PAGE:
Keenserts work really well. I've used them for a lot of years. They have some advantages over other inserts. One is they use standard size and pitch taps. You don't have to buy a special tap for each size. Another is that you can easily drill out and replace them without damaging the hole they are in. They come in carbon and stainless, inch and metric, and specials. They have solid ones that you can drill and tap your own hole in the middle if a hole is off just a bit or if you need a special thread.

Black_Moons
07-09-2011, 04:07 PM
Keenserts work really well. I've used them for a lot of years. They have some advantages over other inserts. One is they use standard size and pitch taps. You don't have to buy a special tap for each size. Another is that you can easily drill out and replace them without damaging the hole they are in. They come in carbon and stainless, inch and metric, and specials. They have solid ones that you can drill and tap your own hole in the middle if a hole is off just a bit or if you need a special thread.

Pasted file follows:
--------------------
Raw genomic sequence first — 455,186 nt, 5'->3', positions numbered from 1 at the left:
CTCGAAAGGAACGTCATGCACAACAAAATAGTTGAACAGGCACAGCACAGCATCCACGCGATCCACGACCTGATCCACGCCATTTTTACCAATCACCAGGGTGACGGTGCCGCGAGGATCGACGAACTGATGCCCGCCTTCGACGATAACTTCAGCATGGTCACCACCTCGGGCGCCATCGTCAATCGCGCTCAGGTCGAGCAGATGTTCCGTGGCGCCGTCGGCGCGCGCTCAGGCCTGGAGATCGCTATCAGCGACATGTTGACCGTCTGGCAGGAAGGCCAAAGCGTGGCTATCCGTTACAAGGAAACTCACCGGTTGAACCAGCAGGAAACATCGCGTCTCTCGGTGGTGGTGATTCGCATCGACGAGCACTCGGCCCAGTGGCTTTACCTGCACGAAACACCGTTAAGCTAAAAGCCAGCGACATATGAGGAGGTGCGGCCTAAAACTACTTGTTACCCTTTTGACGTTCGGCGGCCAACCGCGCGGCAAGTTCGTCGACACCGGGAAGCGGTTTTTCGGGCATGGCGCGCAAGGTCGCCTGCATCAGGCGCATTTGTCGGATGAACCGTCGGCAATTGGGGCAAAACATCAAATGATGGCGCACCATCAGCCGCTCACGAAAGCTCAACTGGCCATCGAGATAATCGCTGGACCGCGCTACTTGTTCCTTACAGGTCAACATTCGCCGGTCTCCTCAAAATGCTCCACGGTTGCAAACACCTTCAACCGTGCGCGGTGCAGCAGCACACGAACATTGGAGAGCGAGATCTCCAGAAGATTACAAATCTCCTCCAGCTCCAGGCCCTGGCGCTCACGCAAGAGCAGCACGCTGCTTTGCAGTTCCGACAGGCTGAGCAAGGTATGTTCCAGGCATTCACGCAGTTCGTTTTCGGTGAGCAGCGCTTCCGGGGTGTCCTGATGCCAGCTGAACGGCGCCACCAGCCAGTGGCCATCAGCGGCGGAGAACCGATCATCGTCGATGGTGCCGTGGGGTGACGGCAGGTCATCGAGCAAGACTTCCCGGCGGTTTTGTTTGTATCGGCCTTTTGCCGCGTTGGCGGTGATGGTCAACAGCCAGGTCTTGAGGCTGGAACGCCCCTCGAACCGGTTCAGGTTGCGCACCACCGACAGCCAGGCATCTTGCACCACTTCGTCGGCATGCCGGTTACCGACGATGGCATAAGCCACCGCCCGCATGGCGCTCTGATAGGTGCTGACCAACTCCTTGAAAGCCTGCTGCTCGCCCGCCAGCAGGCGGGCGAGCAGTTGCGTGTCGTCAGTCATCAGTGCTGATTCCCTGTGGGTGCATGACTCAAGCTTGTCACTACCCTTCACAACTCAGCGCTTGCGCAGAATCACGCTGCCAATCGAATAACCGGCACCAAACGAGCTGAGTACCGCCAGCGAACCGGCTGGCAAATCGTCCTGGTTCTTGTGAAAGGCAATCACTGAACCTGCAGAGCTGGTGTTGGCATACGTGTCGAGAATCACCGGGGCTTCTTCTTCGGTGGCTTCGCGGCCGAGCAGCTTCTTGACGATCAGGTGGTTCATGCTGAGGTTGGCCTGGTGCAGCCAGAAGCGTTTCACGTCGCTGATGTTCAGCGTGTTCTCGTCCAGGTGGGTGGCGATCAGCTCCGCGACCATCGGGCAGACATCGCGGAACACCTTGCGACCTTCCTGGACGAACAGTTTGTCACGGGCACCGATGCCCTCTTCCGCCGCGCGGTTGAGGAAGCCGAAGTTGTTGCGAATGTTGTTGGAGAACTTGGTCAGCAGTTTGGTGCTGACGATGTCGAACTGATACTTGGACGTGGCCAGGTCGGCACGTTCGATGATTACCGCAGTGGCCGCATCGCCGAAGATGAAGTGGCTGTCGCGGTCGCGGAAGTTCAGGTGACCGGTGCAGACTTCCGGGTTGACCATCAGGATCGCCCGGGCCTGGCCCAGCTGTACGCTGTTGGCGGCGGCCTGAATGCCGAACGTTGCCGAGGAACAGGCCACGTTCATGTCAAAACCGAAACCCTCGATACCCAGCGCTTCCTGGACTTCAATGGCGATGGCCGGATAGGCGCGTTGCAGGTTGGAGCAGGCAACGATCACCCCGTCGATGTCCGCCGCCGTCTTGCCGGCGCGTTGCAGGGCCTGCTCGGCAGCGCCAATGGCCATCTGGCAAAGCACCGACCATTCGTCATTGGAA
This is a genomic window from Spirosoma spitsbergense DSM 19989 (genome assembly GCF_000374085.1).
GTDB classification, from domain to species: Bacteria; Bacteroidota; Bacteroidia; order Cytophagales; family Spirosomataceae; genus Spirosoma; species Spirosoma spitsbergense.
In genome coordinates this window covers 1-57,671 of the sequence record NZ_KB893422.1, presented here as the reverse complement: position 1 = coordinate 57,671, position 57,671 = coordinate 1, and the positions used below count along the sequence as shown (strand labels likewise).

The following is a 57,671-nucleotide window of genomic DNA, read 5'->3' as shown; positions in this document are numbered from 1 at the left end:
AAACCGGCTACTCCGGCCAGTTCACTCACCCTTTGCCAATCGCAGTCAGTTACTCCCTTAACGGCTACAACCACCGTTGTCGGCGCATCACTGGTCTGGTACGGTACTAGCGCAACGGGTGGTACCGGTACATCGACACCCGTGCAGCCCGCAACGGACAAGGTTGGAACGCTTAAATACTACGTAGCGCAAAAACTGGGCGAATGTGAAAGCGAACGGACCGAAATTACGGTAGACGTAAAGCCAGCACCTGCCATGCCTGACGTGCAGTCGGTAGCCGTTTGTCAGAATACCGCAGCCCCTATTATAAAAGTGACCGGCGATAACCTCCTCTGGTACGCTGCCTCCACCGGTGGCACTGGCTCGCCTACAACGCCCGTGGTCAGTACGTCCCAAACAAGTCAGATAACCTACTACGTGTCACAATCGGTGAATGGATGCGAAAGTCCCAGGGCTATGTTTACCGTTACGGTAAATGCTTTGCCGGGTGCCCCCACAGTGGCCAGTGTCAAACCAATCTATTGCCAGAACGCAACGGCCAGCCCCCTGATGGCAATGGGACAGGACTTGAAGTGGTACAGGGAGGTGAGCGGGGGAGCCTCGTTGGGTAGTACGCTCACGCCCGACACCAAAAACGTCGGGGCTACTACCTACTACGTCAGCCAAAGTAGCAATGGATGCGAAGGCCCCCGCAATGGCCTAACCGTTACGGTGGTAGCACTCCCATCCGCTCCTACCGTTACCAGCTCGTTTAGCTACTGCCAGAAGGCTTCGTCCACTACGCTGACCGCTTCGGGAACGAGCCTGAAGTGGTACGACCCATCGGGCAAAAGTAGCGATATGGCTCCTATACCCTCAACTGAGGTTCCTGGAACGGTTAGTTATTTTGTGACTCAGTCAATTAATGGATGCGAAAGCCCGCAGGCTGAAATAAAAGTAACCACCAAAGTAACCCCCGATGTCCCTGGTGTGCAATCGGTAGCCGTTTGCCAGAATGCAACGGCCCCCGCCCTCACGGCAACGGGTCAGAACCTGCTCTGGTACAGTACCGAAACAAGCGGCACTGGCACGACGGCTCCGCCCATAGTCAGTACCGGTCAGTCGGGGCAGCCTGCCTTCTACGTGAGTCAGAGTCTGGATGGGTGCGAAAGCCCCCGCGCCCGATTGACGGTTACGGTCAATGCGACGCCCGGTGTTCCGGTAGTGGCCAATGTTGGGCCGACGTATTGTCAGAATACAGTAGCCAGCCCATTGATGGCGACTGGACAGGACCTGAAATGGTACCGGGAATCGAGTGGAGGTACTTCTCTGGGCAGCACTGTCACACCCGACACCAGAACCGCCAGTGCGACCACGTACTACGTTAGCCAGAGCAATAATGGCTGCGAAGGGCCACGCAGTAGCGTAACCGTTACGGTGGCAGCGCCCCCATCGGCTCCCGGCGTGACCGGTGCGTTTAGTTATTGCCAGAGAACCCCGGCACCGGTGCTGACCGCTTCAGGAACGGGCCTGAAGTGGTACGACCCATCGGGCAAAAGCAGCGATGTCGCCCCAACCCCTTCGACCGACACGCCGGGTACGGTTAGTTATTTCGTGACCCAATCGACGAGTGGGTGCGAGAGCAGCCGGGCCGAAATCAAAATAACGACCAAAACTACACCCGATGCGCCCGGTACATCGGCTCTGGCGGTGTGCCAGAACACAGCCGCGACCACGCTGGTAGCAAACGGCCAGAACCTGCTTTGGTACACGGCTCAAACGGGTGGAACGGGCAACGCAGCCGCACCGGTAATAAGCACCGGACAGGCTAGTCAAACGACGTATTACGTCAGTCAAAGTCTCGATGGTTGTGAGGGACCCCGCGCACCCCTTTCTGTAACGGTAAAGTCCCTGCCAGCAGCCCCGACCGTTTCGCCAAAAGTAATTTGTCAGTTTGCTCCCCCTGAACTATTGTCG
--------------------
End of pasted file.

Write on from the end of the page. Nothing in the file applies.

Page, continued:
Really? they look kinda hard to drill out. Id assume those locking pins would be hardened steel and kinda rape the thread they lock into.

J. Randall
07-09-2011, 04:52 PM
Pardon my ignorance, but what is an "awww" nut? I've heard of hex nuts, square nuts, lock nuts, etc, but never an awww nut. Maybe it's Canadian for something else? Is it one of those locking one time use only nuts that is designed to strip threads?

Beanbag, from the description it must be striped, like a Zebra.

form_change
07-09-2011, 05:16 PM
The 'setting tool' for the keyserts that I used was just a bit of bar with a shoulder on it. The smaller diameter was the minor diameter of the insert thread and the large diameter big enough to act as a punch on the keys. All the tool is doing is knocking the pins in straight rather than risking bending a pin by doing them free hand.
The ones I used most recently were 3/8 UNC, inserted into a 1/2 UNC hole in cast iron - worked like a charm. I had to buy a packet of 3, so if anyone needs 1 ...